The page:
Donald Trump’s coronation as the Republican nominee for President began on Monday, but not without some controversy.
Trump and his wife Melania took centre stage on the first day of the four day convention. Trump broke with tradition to introduce his wife on stage before she gave the keynote address of the night. Typically the presumptive nominee doesn’t take the stage until Thursday.
The first day of the convention proved it would be different than most
Delegates from Colorado and Iowa walked out in a dispute over the rules after they attempted a roll call vote on rules that would unbind delegates and allow them to vote against Trump.
It was a last gasp attempt by the anti-Trump faction of the Republican Party.
The floor fight was the talk of the convention to start, but it was Melania Trump’s speech that had everyone talking at the end of day one, on the convention floor and on social media.
Melania Trump’s speech
Her speech was widely praised at first, with one delegate saying everyone fell in love with her and another comparing the possible future First Lady to Jackie Kennedy.
But her address drew attention online after it was discovered two passages matched nearly word-for-word the speech that first lady Michelle Obama delivered in 2008 at the Democratic National Convention.
In an interview Tuesday morning on CNN, Trump’s campaign manager Paul Manafort said Mrs. Trump didn’t plagiarise Michelle Obama.
“Certainly, there’s no feeling on her part that she did it. What she did was use words that are common words.”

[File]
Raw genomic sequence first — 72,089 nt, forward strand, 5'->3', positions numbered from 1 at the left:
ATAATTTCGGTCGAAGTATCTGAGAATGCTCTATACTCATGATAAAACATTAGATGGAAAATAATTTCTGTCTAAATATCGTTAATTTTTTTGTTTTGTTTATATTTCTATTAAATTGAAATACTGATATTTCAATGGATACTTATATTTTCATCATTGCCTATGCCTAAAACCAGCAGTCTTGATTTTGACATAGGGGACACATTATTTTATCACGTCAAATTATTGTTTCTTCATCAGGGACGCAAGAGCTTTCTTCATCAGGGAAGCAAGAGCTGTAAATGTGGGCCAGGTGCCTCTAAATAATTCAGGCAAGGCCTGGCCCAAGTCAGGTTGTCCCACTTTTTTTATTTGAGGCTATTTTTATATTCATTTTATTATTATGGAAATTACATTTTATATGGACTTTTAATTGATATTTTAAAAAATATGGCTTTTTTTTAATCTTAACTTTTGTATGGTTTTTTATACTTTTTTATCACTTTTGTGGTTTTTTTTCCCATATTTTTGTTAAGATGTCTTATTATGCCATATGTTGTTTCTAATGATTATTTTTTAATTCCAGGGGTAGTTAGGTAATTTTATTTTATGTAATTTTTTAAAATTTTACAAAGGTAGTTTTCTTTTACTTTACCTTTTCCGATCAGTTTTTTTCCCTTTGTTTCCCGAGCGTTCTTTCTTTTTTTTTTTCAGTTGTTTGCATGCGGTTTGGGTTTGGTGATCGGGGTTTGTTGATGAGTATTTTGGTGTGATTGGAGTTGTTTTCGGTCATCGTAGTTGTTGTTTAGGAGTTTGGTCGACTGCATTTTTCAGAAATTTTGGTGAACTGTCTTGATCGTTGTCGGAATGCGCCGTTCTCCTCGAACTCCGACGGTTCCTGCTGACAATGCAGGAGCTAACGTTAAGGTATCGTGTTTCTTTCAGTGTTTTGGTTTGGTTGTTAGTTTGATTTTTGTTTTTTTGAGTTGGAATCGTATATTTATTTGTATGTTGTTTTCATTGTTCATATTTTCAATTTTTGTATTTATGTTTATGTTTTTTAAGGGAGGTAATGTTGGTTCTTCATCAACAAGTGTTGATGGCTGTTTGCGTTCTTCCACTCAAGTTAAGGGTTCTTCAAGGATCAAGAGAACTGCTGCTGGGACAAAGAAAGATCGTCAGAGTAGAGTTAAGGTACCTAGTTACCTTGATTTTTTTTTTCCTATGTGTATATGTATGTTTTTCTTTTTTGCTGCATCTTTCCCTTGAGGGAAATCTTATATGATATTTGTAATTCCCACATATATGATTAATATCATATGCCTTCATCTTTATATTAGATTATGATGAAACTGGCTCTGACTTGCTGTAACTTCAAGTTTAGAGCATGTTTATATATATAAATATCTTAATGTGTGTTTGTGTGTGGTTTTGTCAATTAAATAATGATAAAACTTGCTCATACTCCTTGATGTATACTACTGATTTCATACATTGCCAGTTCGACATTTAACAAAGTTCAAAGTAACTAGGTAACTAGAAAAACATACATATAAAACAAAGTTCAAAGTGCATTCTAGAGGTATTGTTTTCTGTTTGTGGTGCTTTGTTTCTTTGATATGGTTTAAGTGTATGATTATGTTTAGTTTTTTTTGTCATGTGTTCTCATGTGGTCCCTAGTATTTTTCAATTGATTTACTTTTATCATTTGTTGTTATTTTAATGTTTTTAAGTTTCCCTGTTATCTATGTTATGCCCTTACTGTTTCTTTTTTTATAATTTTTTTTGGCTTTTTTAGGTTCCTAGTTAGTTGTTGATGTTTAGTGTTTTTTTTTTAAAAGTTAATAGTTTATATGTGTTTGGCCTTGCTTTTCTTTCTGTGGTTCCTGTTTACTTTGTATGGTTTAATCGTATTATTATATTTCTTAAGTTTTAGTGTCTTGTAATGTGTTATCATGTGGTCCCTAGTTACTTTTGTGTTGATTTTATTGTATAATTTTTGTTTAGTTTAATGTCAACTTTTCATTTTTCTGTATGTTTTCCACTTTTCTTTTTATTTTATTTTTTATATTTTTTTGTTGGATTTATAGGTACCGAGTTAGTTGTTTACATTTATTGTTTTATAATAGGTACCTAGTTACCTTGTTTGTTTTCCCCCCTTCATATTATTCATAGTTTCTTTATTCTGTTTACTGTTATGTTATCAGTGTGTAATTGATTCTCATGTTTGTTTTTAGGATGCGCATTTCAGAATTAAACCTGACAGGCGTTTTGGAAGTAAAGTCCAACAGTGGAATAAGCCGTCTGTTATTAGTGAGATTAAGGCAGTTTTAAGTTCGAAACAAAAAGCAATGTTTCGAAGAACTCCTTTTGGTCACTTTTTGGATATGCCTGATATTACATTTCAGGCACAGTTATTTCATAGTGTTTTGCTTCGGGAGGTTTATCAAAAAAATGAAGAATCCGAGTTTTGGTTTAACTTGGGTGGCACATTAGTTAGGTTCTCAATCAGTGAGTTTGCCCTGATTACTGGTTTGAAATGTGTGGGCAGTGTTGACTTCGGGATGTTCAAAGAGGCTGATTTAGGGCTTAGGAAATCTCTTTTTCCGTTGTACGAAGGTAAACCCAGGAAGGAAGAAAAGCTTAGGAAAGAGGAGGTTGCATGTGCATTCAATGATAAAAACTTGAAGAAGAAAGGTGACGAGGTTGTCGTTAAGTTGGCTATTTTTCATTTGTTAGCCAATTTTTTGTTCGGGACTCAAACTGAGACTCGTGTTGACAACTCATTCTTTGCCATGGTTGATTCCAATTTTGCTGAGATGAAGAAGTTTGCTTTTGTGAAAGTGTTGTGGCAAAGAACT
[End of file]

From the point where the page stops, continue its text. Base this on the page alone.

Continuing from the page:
Manafort added Mrs. Trump was aware of “how her speech was going to be scrutinized” and said any notion that she lifted portions of the First Lady’s 2008 speech was “just absurd.”
Mrs. Trump presented a softer and gentler side of her husband, whom she said “is tough when he has to be.”
She told GOP delegates and voters, “If you want someone to fight for you and your country, I can assure you, he is the guy.”
Mrs. Trump was the first of several family members and friends who will take the stage in Cleveland.
LISTEN to Andrew Lawton reporting from the Republican National Convention in Cleveland:
Andrew Lawton, who hosts his own show on AM980 News in London, ON is in Cleveland for Convention. He spoke with Jon McComb about day one, and also what to expect over the next three days.
Convention speakers bring up dark scenarios
The slogan for the night was “Make America Safe Again.”
Overall the first day of the convention was intense and foreboding with calls for Democratic nominee Hillary Clinton to be prosecuted and jailed.
Former New York Mayor Rudy Giuliani delivered a speech that warned of threats from Syrian refugees, illegal immigrants, and crime.
“There’s no next election, this is it. There’s no time left for us to revive our great country.”
He was one of many convention speakers who brought up dark scenarios that only Trump could prevent.
Recent violence in the U.S. also hung over the convention
It’s just over a month since a gunman killed 49 people at a gay club in Orlando, while more recently there have been two deadly attacks on police that left five officers dead in Dallas and three officers dead in Baton Rouge.
Milwaukee sheriff David Clarke, who is African American, received one of the biggest cheers of the night when he went on stage to celebrate the news of this week’s acquittal of a Baltimore police officer who had been charged in connection with the death of 25-year-old Freddie Gray.
“Someone with a nice tan needs to say this: All lives matter,” Colorado Senate candidate Darryl Glenn, who is also African American, said.
Actor Scott Baio and Duck Dynasty star show strong support
While Trump wasn’t able to attract any big Hollywood stars to speak at the convention, some familiar faces did take the stage, including actors Scott Baio and Antonio Sabato Jr. and Duck Dynasty star Willie Robertson.
While all three kept their remarks PG on stage, Sabato later told ABC he believed President Obama was “absolutely” a secret Muslim while Baio told CNN he was standing by a tweet that called Clinton an obscene sexual epithet.